With the cancellation of the planned visit of the United Nations' Special Rapporteur on Torture, many of us have abandoned the hope of being protected from mistreatment as prisoners in Cuba. Taking advantage of its impunity, the guards put Orlando in a tiny cell which he had to share with rats and cockroaches. They shouted insults at him through a tiny iron opening, assuring him that he would never leave alive, as incarcerated as the insects with which he was forced to share his rice.

He refused to wear his prison garb, which brought him physical abuse and the reduction in the number of visits he could receive from his family. When they finally opened the place where he was buried alive, the damage to his body was already irreversible, and his blood splashed over all those in authority, right up to the President of the Cuban Republic.

What killed Zapata Tamayo was not a hunger strike, but the dark forces that shut him up in a hole and the director of the Kilo 8 prison in Camagüey who ordered his additional punishment. His death was also caused by the latex-gloved functionaries who preferred to keep their jobs at the prison hospital rather than to denounce the violence inflicted upon his body.

The maximum responsibility for his death naturally lies with a government that prefers intransigence to modest improvements in Cuba's prison life. Raúl Castro lost a great opportunity to shorten the distance between regretting Orlando's death and asking forgiveness from his family. With a handful of words completely innocent of any suggesting self-criticism, he confirmed what many of us have suspected from the very beginning, namely, that the general himself was far from ignorant of mistreatment, the negligence, the terror that finally brought an end of Orlando's life.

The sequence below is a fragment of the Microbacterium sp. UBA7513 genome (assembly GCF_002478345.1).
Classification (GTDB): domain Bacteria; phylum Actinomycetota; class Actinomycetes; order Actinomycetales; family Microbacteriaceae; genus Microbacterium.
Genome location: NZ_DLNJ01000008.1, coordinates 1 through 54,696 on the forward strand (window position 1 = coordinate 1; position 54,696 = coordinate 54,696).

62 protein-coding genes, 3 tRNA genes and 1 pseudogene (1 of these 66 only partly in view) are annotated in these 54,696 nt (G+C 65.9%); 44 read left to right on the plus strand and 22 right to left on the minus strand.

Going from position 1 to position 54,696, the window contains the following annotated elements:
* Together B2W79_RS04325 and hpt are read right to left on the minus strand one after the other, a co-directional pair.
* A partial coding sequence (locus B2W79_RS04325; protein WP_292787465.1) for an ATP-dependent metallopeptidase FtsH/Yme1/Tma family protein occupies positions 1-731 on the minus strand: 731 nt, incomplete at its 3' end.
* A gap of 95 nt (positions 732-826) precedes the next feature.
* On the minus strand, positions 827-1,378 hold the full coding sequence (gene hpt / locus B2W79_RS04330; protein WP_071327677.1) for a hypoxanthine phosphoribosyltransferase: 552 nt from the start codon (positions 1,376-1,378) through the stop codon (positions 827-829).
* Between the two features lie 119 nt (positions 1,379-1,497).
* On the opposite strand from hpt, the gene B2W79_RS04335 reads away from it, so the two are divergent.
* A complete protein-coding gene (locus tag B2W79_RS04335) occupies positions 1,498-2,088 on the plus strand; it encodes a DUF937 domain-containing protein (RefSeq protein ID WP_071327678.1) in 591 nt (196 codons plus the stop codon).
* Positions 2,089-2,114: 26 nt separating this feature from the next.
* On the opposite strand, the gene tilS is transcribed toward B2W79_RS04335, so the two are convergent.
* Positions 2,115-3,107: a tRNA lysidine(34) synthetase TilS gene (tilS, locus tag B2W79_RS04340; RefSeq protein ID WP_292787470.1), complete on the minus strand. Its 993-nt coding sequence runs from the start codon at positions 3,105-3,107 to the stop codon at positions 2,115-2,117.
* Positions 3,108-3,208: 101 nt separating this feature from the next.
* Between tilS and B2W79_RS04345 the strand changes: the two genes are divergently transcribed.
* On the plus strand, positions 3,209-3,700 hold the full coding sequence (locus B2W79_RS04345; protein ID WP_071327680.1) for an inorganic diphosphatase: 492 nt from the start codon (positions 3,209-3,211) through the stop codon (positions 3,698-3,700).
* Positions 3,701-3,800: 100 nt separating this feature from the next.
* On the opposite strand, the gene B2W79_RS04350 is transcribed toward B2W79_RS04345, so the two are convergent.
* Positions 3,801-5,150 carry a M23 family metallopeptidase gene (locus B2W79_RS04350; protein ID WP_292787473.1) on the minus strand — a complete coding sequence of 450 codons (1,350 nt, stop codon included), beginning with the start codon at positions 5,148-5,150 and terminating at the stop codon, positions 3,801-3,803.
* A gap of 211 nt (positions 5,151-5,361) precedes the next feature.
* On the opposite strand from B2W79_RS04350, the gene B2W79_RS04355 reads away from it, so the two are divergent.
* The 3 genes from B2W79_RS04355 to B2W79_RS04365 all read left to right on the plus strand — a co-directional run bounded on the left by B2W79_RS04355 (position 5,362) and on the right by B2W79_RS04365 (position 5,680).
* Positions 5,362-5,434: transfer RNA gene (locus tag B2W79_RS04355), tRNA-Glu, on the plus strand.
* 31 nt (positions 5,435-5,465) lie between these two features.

Havanatur's Funds Targeted

Attorneys for Ana Margarita Martinez, the one-time wife of a Cuban spy Juan Pablo Roque, who used her as part of his cover while in the U.S., filed writs of garnishment on eight charter companies in Florida that regularly operate charter flights to Cuba.

In 2001, Miami-Dade Circuit Judge Alan Postman ordered the Castro regime to pay Martinez $27.17 million for pain and suffering caused to her as a victim of its spy scheme and punitive damages for the sham marriage was used by Roque to help infiltrate the Cuban exile group, Brothers to the Rescue, and orchestrate the murder of four Americans.

Ten years later, the debt remains unpaid.

Martinez's attorneys say they have no choice but to identify money intended for transfer to the Castro regime. As such, charter companies must remit a large percentage of their exorbitant fees to Havanatur, a travel agency owned by Cimex, which is a holding company of the Castro regime.

Meanwhile, attorneys for the charter companies argue that their business is with Havanatur, not the Castro regime. However, not only is Havanatur owned by the Castro regime, but it has even been specially-designated (see page 170) by the U.S. Department of Treasury as such.

Los Angeles Times Editorial Board

Cuba's Deadly Justice

Orlando Zapata Tamayo died in prison, one of scores of political prisoners who are routinely mistreated in the country's jails.